01 November 2022 News

NASA contractor to oversee Scottish spaceport construction

Orbex Prime launch from Sutherland, Scotland. (Orbex)
Orbex Prime launch from Sutherland, Scotland. (Orbex)
A Scottish rocket manufacturer and orbital launch services provider is to build and operate the first vertical launch site for satellites on the UK mainland for its eco-friendly Orbex Prime rocket, which is billed as a game-changer for small satellite developers and operators, enabling them to launch light satellites much more efficiently and cost-effectively.

Orbex, based in Forres, Moray, has now signed a lease with development agency Highlands & Islands Enterprise (HIE) for the spaceport location on community-owned land on the A' Mhoine peninsula in north-west Sutherland.

HIE has been developing launch plans for several years and leases the site from Melness Crofters' Estate. The sub-lease with Orbex will run for 50 years, with an option to extend for a further 25 years.

Orbex will oversee the construction and assume full operational management of the new facility. The 10-acre launch site will become the long-term 'home' spaceport of Orbex and will see the launch of up to 12 orbital rockets per year, carrying satellites into low Earth orbit (LEO).

Total private investment over the initial three-year period is expected to reach £20 million and Orbex says it expects to create up to 40 technical and non-technical FTE jobs to support the operation and maintenance of the site.

The roles will span a number of areas including facilities and operational management, security, general administration and finance, marketing, stakeholder engagement and launch campaign-related roles.

HIE identified the potential for the Highlands and Islands to play a significant role in the UK's growing space sector several years ago, recognising that rural locations that are close to coasts and have a northern latitude can make ideal satellite launch sites.

With the backing of the UK Space Agency (UKSA), HIE set to work developing plans for the Sutherland spaceport in 2018, with specialist input from architects NORR and construction consultants Gardiner & Theobald. At the same time, HIE commissioned detailed environmental studies to inform a broad range of protection measures around the site.

Planning permission was granted by the Highland Council in August 2020. A separate development application to the Scottish Land Court - which was required as the launch site is on crofting land - was also successful.

Following its recent participation in Orbex's Series C funding round, it has been confirmed that global technology-forward solutions company, Jacobs, will assume the role of prime construction contractor on behalf of Orbex.

Jacobs will collaborate with Orbex to provide spaceport operations support, operations consultancy, and engineering services, drawing on its experience of managing and operating complex, highly regulated sites such as Cape Canaveral in the United States.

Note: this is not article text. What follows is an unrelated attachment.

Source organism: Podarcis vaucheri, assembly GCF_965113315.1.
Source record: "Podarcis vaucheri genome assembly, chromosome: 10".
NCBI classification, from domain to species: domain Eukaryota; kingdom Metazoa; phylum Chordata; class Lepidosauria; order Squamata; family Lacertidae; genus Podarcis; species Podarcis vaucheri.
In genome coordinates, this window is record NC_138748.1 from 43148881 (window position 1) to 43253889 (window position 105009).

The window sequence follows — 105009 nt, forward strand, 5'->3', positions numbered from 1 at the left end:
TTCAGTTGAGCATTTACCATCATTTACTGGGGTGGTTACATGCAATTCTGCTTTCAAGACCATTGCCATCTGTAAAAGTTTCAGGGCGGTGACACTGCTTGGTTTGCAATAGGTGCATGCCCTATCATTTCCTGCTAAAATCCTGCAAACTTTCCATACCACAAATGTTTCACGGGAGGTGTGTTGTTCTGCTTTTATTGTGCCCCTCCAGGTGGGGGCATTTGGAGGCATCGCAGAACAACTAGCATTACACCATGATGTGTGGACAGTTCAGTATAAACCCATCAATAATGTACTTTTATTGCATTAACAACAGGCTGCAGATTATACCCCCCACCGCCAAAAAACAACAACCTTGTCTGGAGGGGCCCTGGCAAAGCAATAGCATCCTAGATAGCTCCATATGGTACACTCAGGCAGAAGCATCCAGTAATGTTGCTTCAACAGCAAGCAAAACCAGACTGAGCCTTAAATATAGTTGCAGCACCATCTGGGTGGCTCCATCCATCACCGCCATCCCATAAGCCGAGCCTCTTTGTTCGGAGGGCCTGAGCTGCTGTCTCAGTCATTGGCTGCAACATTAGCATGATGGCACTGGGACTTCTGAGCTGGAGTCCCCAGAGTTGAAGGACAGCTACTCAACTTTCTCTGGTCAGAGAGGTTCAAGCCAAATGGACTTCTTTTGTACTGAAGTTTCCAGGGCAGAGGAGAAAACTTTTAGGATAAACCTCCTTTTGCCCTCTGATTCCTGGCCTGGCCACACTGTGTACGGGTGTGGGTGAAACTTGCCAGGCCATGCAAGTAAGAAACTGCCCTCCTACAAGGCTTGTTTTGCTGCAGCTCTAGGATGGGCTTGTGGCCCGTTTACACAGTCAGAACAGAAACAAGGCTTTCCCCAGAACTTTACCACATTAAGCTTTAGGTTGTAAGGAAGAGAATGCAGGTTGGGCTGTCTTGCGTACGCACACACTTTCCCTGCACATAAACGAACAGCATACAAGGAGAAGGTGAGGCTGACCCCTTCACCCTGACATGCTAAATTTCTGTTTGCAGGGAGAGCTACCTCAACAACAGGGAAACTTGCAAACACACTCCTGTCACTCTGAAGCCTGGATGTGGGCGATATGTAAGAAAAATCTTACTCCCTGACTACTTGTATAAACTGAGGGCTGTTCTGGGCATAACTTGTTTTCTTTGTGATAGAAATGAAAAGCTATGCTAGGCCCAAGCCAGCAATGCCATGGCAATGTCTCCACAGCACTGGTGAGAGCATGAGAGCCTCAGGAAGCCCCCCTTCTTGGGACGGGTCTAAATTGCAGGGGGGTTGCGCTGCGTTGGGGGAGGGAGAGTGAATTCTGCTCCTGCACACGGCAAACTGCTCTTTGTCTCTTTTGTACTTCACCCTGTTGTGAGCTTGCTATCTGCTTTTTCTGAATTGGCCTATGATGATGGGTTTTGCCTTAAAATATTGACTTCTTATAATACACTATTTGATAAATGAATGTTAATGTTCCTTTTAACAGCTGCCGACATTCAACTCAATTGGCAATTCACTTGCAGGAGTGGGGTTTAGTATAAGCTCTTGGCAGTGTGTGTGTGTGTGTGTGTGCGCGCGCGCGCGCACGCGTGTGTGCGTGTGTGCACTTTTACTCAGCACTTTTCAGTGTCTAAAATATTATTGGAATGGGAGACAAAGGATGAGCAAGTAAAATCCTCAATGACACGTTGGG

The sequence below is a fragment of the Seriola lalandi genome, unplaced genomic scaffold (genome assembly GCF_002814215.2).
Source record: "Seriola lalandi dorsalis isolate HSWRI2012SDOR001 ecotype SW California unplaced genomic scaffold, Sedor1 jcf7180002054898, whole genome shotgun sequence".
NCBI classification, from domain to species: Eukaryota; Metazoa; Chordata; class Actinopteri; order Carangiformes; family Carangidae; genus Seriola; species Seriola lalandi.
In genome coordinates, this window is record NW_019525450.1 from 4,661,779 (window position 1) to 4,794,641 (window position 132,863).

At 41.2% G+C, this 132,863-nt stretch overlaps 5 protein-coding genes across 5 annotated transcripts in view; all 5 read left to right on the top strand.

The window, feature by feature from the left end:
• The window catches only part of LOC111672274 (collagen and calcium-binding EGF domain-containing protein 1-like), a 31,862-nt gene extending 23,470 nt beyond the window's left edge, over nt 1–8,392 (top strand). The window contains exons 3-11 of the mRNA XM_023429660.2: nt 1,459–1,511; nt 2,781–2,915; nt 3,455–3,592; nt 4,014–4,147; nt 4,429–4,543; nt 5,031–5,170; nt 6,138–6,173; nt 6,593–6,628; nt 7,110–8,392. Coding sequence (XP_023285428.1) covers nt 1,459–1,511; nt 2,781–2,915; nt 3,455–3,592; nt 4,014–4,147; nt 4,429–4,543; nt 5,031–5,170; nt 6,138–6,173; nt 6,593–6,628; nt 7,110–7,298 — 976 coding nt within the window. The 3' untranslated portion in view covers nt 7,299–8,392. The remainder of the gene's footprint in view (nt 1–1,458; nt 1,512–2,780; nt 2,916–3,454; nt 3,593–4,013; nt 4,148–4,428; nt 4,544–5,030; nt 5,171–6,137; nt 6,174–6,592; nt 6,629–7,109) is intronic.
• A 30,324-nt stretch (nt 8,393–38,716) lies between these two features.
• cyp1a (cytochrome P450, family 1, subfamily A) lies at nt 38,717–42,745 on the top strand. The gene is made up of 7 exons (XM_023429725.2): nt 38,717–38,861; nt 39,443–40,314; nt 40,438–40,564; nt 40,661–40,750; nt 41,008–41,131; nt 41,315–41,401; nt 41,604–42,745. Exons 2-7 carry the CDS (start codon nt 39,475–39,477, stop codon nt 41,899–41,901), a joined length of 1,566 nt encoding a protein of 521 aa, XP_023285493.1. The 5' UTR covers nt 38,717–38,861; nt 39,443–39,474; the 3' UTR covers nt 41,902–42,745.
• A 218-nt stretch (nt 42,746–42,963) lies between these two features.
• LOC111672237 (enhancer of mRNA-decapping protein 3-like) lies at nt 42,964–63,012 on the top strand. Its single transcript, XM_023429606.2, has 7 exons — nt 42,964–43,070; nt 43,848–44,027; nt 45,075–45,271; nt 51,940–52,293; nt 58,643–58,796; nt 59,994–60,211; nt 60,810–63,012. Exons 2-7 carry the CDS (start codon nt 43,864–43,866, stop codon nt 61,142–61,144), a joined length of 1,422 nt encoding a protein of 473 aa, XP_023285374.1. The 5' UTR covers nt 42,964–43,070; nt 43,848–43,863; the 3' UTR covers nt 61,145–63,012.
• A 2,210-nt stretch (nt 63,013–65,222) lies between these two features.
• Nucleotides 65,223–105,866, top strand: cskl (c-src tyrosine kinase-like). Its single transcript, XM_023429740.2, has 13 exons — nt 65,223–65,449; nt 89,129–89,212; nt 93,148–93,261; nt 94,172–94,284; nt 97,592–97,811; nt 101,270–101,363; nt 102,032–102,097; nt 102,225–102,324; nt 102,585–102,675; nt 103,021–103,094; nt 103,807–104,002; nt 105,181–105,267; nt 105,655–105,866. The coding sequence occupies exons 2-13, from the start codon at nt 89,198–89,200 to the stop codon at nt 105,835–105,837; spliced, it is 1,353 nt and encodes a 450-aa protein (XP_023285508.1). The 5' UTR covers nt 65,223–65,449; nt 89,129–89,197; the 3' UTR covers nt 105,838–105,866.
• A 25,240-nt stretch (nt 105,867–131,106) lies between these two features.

Jacobs is NASA's largest services provider, delivering mission-tailored solutions and full life cycle aerospace capabilities, including the Mars Perseverance Rover and the Artemis deep space human exploration programme.

Overseeing the construction and operational management of the new spaceport will allow Orbex to streamline the development of the state-of-the-art facility, drafting in industry experts such as Jacobs to help meet its objectives.

Sutherland Spaceport is intended to become the world's greenest spaceport, both in terms of its construction and its operation. One illustration of this is how peat lifted during the construction will be re-used to repair large areas of peat land that have degraded over centuries.

Uniquely, the new Orbex Prime rocket is powered by a renewable biofuel, Futuria Liquid Gas, supplied by Calor. This fuel allows the rocket to reduce carbon emissions significantly compared to other similarly sized rockets being developed elsewhere around the world.

A study by the University of Exeter showed that a single launch of the Orbex Prime rocket will produce 96 per cent lower carbon emissions than comparable space launch systems using fossil fuels. Prime is also a re-usable rocket which has been engineered to leave zero debris on Earth and in orbit. Orbex has already received a great deal of interest from commercial satellite manufacturers and has signed launch contracts with a number of customers.

Chris Larmour, Orbex CEO, said the company would become the first European launcher business to also manage a dedicated spaceport. “It is an important competitive advantage to the company, which will make it really easy for us to work with customers as we scale up our operations.”

According to David Oxley, Director of Strategic Projects, Highlands and Islands Enterprise, the space industry represents “a huge economic opportunity” for the Highlands & Islands and for Scotland.

“We believe the spaceport has the capacity to generate around 250 jobs in our region, including 40 on site, plus opportunities in manufacturing, supply chain, research and service provision,” he said.

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